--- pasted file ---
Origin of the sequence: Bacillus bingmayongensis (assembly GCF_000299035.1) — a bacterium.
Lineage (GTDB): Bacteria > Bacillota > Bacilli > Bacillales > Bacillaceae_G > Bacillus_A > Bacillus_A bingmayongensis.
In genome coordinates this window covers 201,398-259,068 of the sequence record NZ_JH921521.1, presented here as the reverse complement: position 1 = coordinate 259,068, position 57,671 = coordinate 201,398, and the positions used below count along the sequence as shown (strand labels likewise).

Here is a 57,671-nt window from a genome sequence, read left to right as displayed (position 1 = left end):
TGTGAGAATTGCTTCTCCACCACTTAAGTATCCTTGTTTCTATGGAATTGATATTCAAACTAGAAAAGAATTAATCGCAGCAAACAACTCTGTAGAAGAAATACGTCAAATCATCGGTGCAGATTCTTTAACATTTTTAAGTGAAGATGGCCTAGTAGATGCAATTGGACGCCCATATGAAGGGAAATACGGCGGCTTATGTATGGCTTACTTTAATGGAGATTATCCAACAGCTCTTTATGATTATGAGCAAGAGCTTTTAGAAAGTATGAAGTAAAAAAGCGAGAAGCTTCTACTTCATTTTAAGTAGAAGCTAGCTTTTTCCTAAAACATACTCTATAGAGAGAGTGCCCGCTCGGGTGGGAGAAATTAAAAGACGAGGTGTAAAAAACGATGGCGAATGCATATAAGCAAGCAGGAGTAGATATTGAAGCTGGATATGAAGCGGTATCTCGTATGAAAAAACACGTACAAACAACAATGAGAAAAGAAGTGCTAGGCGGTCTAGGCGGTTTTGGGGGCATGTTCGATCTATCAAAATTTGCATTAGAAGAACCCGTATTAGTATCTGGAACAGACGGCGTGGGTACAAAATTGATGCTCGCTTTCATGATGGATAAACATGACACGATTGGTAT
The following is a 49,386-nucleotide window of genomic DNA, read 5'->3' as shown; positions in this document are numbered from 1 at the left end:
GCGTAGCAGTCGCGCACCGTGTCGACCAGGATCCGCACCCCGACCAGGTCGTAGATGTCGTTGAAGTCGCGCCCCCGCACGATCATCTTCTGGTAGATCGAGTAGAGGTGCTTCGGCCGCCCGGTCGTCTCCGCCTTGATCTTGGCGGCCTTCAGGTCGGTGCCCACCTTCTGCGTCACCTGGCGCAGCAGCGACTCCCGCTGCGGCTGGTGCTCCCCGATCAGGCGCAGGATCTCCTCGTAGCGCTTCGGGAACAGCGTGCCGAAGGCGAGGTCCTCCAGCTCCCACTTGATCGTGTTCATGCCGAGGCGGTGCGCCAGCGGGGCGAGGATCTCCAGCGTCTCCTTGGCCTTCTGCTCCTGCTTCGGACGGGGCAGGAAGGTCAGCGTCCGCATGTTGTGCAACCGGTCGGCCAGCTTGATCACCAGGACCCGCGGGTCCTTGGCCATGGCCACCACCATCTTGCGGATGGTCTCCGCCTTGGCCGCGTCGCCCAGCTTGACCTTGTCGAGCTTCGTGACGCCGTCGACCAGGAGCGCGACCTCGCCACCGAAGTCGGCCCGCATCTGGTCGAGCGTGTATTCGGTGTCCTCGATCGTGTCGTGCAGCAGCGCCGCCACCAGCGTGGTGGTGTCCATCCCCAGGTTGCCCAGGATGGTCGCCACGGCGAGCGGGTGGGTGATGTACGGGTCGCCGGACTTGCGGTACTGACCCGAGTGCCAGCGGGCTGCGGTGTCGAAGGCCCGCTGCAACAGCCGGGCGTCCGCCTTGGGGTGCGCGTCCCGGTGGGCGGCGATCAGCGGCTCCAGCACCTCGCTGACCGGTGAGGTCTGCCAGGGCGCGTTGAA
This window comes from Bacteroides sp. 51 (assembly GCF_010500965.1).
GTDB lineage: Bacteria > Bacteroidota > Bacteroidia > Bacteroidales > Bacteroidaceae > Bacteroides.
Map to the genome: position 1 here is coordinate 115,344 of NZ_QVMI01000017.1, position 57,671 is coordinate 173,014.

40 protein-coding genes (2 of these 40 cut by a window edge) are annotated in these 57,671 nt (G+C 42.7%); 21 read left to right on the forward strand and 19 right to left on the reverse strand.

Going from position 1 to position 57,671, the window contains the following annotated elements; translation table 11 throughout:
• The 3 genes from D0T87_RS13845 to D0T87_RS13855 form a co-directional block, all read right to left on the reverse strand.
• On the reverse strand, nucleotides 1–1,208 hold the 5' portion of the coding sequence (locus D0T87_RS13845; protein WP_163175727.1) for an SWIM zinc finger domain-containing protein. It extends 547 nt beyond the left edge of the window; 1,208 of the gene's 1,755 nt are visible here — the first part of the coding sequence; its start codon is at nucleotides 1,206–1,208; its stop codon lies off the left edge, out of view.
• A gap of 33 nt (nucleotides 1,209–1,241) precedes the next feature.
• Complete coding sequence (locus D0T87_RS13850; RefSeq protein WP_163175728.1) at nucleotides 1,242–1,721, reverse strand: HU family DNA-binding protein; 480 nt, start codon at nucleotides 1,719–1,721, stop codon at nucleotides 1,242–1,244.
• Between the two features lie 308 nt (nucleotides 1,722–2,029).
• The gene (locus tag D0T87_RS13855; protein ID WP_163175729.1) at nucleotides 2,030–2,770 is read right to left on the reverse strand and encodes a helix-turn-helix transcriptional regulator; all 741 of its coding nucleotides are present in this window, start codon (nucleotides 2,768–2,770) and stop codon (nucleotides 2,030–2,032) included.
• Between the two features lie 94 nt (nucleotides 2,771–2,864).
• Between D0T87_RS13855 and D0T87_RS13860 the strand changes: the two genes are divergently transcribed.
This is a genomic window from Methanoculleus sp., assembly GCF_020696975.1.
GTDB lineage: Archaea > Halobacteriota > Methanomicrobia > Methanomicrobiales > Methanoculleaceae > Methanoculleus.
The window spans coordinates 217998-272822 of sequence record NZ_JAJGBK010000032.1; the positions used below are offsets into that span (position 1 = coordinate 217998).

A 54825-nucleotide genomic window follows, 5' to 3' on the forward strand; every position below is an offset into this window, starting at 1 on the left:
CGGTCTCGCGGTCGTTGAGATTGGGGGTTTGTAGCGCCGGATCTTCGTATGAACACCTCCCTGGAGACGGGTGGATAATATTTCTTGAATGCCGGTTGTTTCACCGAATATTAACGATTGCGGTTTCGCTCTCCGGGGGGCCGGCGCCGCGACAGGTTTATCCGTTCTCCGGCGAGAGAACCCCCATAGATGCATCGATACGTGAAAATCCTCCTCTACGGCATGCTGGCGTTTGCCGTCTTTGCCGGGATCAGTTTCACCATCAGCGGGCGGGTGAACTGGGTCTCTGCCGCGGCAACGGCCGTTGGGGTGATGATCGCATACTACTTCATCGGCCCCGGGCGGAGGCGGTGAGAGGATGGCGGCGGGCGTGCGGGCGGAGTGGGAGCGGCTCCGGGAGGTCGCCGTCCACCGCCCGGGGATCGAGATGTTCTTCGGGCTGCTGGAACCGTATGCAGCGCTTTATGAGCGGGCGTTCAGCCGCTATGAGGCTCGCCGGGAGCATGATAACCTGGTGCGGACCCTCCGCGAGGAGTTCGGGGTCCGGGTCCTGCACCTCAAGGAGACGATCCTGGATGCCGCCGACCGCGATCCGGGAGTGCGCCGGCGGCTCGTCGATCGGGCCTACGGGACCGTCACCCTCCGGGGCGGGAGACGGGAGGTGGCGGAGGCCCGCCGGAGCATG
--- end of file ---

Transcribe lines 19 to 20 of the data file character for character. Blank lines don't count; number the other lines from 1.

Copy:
• Between the two features lie 94 nt (nucleotides 2,771–2,864).
• Between D0T87_RS13855 and D0T87_RS13860 the strand changes: the two genes are divergently transcribed.